'Dear me!' exclaimed Mrs. Corney. 'Well, that is a good one, too!'
'Yes. Betwixt you and me, ma'am,' returned Mr. Bumble, 'that's the great principle; and that's the reason why, if you look at any cases that get into them owdacious newspapers, you'll always observe that sick families have been relieved with slices of cheese. That's the rule now, Mrs. Corney, all over the country. But, however,' said the beadle, stopping to unpack his bundle, 'these are official secrets, ma'am; not to be spoken of; except, as I may say, among the porochial officers, such as ourselves. This is the port wine, ma'am, that the board ordered for the infirmary; real, fresh, genuine port wine; only out of the cask this forenoon; clear as a bell, and no sediment!'
Having held the first bottle up to the light, and shaken it well to test its excellence, Mr. Bumble placed them both on top of a chest of drawers; folded the handkerchief in which they had been wrapped; put it carefully in his pocket; and took up his hat, as if to go.
'You'll have a very cold walk, Mr. Bumble,' said the matron.
'It blows, ma'am,' replied Mr. Bumble, turning up his coat-collar, 'enough to cut one's ears off.'
The matron looked, from the little kettle, to the beadle, who was moving towards the door; and as the beadle coughed, preparatory to bidding her good-night, bashfully inquired whether — whether he wouldn't take a cup of tea?
Mr. Bumble instantaneously turned back his collar again; laid his hat and stick upon a chair; and drew another chair up to the table. As he slowly seated himself, he looked at the lady. She fixed her eyes upon the little teapot. Mr. Bumble coughed again, and slightly smiled.
Mrs. Corney rose to get another cup and saucer from the closet. As she sat down, her eyes once again encountered those of the gallant beadle; she coloured, and applied herself to the task of making his tea. Again Mr. Bumble coughed — louder this time than he had coughed yet.
'Sweet? Mr. Bumble?' inquired the matron, taking up the sugar-basin.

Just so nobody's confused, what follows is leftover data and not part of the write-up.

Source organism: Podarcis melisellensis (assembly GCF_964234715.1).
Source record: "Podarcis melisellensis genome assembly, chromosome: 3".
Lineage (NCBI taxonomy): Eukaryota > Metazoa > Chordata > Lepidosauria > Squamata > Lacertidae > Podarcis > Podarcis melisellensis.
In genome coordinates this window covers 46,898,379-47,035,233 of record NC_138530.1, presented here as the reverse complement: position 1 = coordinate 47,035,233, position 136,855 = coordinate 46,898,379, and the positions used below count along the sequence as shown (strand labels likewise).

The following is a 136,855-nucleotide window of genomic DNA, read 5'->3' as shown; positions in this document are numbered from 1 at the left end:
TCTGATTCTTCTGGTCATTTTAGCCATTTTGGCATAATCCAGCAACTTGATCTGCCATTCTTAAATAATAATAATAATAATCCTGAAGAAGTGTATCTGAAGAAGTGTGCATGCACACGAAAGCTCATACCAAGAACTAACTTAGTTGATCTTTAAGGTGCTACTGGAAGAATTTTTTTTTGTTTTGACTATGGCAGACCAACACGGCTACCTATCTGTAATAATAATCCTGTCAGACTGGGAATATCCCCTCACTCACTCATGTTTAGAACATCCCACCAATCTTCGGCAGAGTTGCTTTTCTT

'Very sweet, indeed, ma'am,' replied Mr. Bumble. He fixed his eyes on Mrs. Corney as he said this; and if ever a beadle looked tender, Mr. Bumble was that beadle at that moment.
The tea was made, and handed in silence. Mr. Bumble, having spread a handkerchief over his knees to prevent the crumbs from sullying the splendour of his shorts, began to eat and drink; varying these amusements, occasionally, by fetching a deep sigh; which, however, had no injurious effect upon his appetite, but, on the contrary, rather seemed to facilitate his operations in the tea and toast department.
'You have a cat, ma'am, I see,' said Mr. Bumble, glancing at one who, in the centre of her family, was basking before the fire; 'and kittens too, I declare!'
'I am so fond of them, Mr. Bumble, you can't think,' replied the matron. 'They're so happy, so frolicsome, and so cheerful, that they are quite companions for me.'
'Very nice animals, ma'am,' replied Mr. Bumble, approvingly; 'so very domestic.'
'Oh, yes!' rejoined the matron with enthusiasm; 'so fond of their home too, that it's quite a pleasure, I'm sure.'
'Mrs. Corney, ma'am,' said Mr. Bumble, slowly, and marking the time with his teaspoon, 'I mean to say this, ma'am; that any cat, or kitten, that could live with you, ma'am, and not be fond of its home, must be a ass, ma'am.'
'Oh, Mr. Bumble!' remonstrated Mrs. Corney.
'It's of no use disguising facts, ma'am,' said Mr. Bumble, slowly flourishing the teaspoon with a kind of amorous dignity which made him doubly impressive; 'I would drown it myself, with pleasure.'
'Then you're a cruel man,' said the matron vivaciously, as she held out her hand for the beadle's cup; 'and a very hard-hearted man besides.'
'Hard-hearted, ma'am?' said Mr. Bumble. 'Hard?' Mr. Bumble resigned his cup without another word; squeezed Mrs. Corney's little finger as she took it; and inflicting two open-handed slaps upon his laced waistcoat, gave a mighty sigh, and hitched his chair a very little morsel farther from the fire.
It was a round table; and as Mrs. Corney and Mr. Bumble had been sitting opposite each other, with no great space between them, and fronting the fire, it will be seen that Mr. Bumble, in receding from the fire, and still keeping at the table, increased the distance between himself and Mrs. Corney; which proceeding, some prudent readers will doubtless be disposed to admire, and to consider an act of great heroism on Mr. Bumble's part: he being in some sort tempted by time, place, and opportunity, to give utterance to certain soft nothings, which however well they may become the lips of the light and thoughtless, do seem immeasurably beneath the dignity of judges of the land, members of parliament, ministers of state, lord mayors, and other great public functionaries, but more particularly beneath the stateliness and gravity of a beadle: who (as is well known) should be the sternest and most inflexible among them all.
Whatever were Mr. Bumble's intentions, however (and no doubt they were of the best): it unfortunately happened, as has been twice before remarked, that the table was a round one; consequently Mr. Bumble, moving his chair by little and little, soon began to diminish the distance between himself and the matron; and, continuing to travel round the outer edge of the circle, brought his chair, in time, close to that in which the matron was seated.
Indeed, the two chairs touched; and when they did so, Mr. Bumble stopped.